November 23, 2014
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Mental Health

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Tips for good sleep hygiene

Sleep hygiene is routines or habits that promote more restful and restorative sleep. The following are good sleep hygiene tips to help you get a better sleep.

Do not go to bed until you are drowsy. If you go to bed before you are sleepy you may find it difficult to fall asleep and may start to worry about stresses or about falling asleep. Delaying going to bed until you're drowsy not only increases your chances of falling asleep, but also strengthens the association between bed and sleepiness.

Get up at the same time each morning, including weekends. Maintaining a reasonably early awakening time is one of the important time cues for the 24-hour circadian sleep-wake rhythm. Breaking this rule causes sleep disruption in both good and poor sleepers.

Do not take naps. Napping disrupts the sleep-wake cycle, particularly if the nap occurs more than 10 hours after the major sleep period. If you nap at irregular times, this will further disrupt the sleep-wake cycle. If you do nap, limit the nap length to 10 to 20 minutes.

Reduce or eliminate the use of alcohol. Do not drink alcohol later than 2 hours before bedtime. Although alcohol may help you fall asleep faster, it actually disrupts sleep during the night and decreases the quality of sleep.

Reduce or eliminate the use of caffeine. Do not consume caffeine after about 4:00 pm. Caffeine is a stimulate, so it should be avoided if you want to have a good sleep. Sources of caffeine include coffee, tea, colas, and chocolate.

Reduce or eliminate the use of nicotine. Like caffeine, nicotine is a stimulant, so do not smoke within 4 hours of your bedtime.

Exercise regularly. Exercising regularly can improve the quality of sleep, but try to avoid strenuous physical exertion 5 to 6 hours before bedtime. Gentle or relaxing exercise can be done before bed.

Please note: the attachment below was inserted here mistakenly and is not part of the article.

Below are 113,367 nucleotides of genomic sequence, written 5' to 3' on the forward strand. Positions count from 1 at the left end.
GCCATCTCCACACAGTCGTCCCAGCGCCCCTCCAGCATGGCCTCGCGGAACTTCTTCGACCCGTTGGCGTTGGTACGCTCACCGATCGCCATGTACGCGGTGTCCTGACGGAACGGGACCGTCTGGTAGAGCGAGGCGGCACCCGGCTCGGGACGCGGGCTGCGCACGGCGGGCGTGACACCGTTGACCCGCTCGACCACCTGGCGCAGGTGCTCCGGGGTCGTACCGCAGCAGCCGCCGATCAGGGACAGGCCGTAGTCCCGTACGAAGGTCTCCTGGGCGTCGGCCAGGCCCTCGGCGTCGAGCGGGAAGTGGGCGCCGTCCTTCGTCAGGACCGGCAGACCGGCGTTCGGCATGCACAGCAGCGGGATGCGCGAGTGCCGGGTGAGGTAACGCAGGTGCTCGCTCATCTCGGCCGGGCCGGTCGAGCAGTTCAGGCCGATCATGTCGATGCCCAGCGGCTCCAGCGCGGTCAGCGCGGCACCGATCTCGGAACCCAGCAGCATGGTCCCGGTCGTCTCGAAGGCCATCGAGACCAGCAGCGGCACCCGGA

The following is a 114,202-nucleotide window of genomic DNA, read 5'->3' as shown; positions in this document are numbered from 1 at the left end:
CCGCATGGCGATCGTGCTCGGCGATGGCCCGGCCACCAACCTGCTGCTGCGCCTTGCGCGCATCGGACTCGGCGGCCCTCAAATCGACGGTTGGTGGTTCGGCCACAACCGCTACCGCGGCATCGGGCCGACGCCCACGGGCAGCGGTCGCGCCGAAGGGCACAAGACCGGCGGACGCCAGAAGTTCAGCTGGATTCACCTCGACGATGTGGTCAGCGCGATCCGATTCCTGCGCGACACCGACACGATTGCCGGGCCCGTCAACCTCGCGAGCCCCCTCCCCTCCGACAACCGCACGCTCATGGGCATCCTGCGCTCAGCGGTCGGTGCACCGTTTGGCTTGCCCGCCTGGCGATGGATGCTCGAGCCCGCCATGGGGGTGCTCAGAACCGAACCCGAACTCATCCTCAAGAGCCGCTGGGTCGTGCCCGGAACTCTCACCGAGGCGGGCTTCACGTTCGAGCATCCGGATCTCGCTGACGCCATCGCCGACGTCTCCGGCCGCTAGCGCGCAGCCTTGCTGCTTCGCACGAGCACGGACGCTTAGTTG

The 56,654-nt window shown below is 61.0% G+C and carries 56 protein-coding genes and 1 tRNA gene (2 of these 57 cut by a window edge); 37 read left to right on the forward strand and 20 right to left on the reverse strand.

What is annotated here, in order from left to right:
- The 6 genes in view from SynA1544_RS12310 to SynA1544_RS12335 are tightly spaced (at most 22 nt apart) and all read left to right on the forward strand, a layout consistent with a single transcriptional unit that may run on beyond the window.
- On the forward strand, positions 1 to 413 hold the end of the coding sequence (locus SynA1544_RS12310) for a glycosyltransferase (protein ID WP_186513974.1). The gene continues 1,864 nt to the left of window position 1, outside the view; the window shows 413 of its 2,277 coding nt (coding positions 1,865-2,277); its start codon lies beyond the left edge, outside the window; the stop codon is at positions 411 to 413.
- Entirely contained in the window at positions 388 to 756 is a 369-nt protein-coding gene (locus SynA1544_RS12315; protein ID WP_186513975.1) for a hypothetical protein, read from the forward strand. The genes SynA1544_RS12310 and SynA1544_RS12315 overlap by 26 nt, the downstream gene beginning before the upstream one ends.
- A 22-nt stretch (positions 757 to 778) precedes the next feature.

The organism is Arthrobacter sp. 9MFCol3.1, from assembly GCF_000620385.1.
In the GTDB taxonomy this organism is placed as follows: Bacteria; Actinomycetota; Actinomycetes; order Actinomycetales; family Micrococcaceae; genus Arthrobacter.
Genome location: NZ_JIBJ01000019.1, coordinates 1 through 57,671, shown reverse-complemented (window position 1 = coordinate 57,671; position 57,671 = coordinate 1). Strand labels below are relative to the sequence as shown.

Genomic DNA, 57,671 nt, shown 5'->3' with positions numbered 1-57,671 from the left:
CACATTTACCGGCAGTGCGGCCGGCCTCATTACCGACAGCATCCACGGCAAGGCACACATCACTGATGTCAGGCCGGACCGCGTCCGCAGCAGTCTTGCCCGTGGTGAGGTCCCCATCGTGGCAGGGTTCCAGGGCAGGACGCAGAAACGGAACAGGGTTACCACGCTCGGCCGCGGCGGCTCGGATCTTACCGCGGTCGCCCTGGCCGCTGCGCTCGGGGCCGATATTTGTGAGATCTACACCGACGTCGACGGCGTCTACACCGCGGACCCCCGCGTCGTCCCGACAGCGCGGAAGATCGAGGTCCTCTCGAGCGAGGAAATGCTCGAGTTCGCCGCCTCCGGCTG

Eat a light carbohydrate snack. A snack such as crackers and milk may help promote sleep if you tend to eat more in the second half of the day, but avoid large meals before bedtime.

Adjust the sleep environment. Your environment should be comfortably warm (or cool), with minimal levels of light and noise.

Only use the bed for sleeping and intimacy. Avoid watching TV, working, or reading in bed. This only serves to weaken the association your brain has that being in bed means going to sleep. If you are having trouble falling asleep, don't stay in bed. Instead, get up and read or listen to music and go back to bed when you feel drowsy.

Try relaxing activities before going to bed. Doing something relaxing like taking a warm bath, doing yoga or relaxation exercises can help your muscles and mind relax which will help you fall asleep faster.

Try to get sunlight in the morning. Exposure to sunlight helps to set the body's circadian rhythm or internal clock so that you're more likely to fall asleep at night.

 
Jon Fleming, MD, 
in association with the MediResource Clinical Team 

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